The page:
By John Joseph Dorsch
Abstract: Schellenberg (2016) believes that perception is an essentially discriminating capacity. On the basis of this belief, she develops the particularity argument, which holds that perceptual states are constituted by particulars. The first premise of the argument reads “If a subject S perceives a particular α, then S discriminates and singles out α” (p. 11). This premise can be rejected by arguing that it is possible to perceive a ganzfeld, viz. a homogeneous field without any particulars to discriminate. Schellenberg dismisses this counterargument by referring to the ganzfeld effect, which she describes as “experiencing a sense of blindness”, concluding that “we cannot in fact see a completely uniform wall that fills out our entire field of vision” (p. 13).
I discuss two challenges for Schellenberg’s dismissal of the ganzfeld. Participants in ganzfeld experiments report experiencing a sense of blindness only after approx. 30 minutes of exposure (Wackermann et al 2008). Surely it is plausible that viewers see the ganzfeld during this half hour before the sense of blindness is reported to occur. The second challenge is this: the ganzfeld effect only occasionally results in viewers reporting a sense of blindness; far more often, viewers report seeing hallucinations. I show that Schellenberg’s theory of perception as an essentially discriminating capacity cannot adequately respond to this challenge and argue that a more plausible alternative is the predictive processing theory of perception/action (Hohwy 2013; Clark 2016). I conclude with possible implications for Schellenberg’s particularity argument and her belief that perception is an essentially discriminating capacity.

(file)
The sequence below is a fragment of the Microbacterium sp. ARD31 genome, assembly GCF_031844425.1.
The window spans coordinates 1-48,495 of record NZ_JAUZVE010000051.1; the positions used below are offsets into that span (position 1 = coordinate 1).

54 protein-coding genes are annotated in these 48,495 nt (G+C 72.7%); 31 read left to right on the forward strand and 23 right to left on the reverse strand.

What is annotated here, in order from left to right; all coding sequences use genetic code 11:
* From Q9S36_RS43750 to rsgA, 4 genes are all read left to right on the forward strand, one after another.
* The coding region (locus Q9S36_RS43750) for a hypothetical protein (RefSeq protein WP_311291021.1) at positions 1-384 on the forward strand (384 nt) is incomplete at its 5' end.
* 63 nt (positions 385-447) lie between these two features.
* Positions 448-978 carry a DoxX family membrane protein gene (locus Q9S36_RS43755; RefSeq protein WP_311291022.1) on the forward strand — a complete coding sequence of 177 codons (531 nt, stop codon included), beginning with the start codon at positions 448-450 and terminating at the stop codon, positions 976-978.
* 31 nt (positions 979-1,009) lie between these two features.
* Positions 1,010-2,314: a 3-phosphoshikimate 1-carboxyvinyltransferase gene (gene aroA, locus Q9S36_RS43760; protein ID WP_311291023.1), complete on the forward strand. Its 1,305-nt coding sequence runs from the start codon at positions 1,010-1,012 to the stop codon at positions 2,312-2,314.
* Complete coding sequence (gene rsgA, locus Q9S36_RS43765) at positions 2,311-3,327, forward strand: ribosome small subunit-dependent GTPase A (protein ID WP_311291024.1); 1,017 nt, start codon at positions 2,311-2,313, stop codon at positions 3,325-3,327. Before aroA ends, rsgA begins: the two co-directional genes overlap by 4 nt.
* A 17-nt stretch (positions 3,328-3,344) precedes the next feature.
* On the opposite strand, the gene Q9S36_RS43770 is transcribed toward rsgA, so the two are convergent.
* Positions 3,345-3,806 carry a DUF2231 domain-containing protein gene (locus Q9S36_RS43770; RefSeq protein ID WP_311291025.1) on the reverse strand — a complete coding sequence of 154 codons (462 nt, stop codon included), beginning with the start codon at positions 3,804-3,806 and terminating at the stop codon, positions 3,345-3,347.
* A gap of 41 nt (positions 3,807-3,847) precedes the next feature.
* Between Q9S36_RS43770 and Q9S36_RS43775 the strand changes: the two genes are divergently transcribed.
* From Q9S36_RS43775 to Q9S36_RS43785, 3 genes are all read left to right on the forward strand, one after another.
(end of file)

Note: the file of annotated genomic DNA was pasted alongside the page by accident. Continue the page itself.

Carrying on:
The ganzfeld effect can be easily reproduced. Take a white ping-pong ball and slice it in half; now place both halves over the viewer’s eyes, making sure her visual field is completely obscured; set a light source in front of the viewer and adjust illumination to be as uniform as possible. Within a short period of time, the viewer should begin hallucinating just like participants in ganzfeld experiments. These hallucinations typically develop in complexity throughout ganzfeld exposure; most participants report seeing a dense, monochromatic fog at first (Metzger 1930). As time progresses, more complex hallucinations appear, such as dreamlike imagery of people and places; sometimes participants report seeing “blackness” or experiencing a “sense of blindness” (Metzger 1930 ; Cohen 1960; Gibson 1979; Pütz 2006; Wackermann et al 2008).